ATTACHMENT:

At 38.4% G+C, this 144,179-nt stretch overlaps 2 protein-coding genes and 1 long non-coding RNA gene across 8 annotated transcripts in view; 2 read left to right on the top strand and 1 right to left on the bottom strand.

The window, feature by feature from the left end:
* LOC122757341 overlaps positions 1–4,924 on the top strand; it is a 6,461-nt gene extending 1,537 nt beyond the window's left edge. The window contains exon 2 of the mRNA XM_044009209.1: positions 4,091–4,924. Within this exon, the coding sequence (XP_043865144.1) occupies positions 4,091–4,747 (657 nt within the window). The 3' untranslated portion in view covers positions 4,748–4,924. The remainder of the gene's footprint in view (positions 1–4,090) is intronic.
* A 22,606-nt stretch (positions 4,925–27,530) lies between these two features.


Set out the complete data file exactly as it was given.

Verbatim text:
At 38.4% G+C, this 144,179-nt stretch overlaps 2 protein-coding genes and 1 long non-coding RNA gene across 8 annotated transcripts in view; 2 read left to right on the top strand and 1 right to left on the bottom strand.

The window, feature by feature from the left end:
* LOC122757341 overlaps positions 1–4,924 on the top strand; it is a 6,461-nt gene extending 1,537 nt beyond the window's left edge. The window contains exon 2 of the mRNA XM_044009209.1: positions 4,091–4,924. Within this exon, the coding sequence (XP_043865144.1) occupies positions 4,091–4,747 (657 nt within the window). The 3' untranslated portion in view covers positions 4,748–4,924. The remainder of the gene's footprint in view (positions 1–4,090) is intronic.
* A 22,606-nt stretch (positions 4,925–27,530) lies between these two features.